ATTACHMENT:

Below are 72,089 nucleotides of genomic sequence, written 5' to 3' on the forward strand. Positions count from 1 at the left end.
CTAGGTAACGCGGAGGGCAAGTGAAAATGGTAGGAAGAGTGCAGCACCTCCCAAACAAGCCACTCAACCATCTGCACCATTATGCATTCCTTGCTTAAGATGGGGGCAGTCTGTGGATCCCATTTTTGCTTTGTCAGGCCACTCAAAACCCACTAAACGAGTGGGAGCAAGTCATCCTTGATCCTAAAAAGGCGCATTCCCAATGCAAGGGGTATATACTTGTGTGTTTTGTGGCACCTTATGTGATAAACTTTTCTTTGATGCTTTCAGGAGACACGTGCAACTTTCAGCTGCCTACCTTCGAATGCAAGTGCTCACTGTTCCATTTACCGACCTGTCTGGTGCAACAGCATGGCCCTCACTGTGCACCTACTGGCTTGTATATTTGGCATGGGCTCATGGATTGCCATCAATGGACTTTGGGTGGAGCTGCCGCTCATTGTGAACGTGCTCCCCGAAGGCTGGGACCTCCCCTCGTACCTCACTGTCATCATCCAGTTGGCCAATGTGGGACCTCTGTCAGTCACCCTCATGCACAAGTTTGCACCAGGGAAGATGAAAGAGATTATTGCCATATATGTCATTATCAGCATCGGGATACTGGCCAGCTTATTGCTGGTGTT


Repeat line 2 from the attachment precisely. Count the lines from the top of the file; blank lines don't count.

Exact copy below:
CTAGGTAACGCGGAGGGCAAGTGAAAATGGTAGGAAGAGTGCAGCACCTCCCAAACAAGCCACTCAACCATCTGCACCATTATGCATTCCTTGCTTAAGATGGGGGCAGTCTGTGGATCCCATTTTTGCTTTGTCAGGCCACTCAAAACCCACTAAACGAGTGGGAGCAAGTCATCCTTGATCCTAAAAAGGCGCATTCCCAATGCAAGGGGTATATACTTGTGTGTTTTGTGGCACCTTATGTGATAAACTTTTCTTTGATGCTTTCAGGAGACACGTGCAACTTTCAGCTGCCTACCTTCGAATGCAAGTGCTCACTGTTCCATTTACCGACCTGTCTGGTGCAACAGCATGGCCCTCACTGTGCACCTACTGGCTTGTATATTTGGCATGGGCTCATGGATTGCCATCAATGGACTTTGGGTGGAGCTGCCGCTCATTGTGAACGTGCTCCCCGAAGGCTGGGACCTCCCCTCGTACCTCACTGTCATCATCCAGTTGGCCAATGTGGGACCTCTGTCAGTCACCCTCATGCACAAGTTTGCACCAGGGAAGATGAAAGAGATTATTGCCATATATGTCATTATCAGCATCGGGATACTGGCCAGCTTATTGCTGGTGTT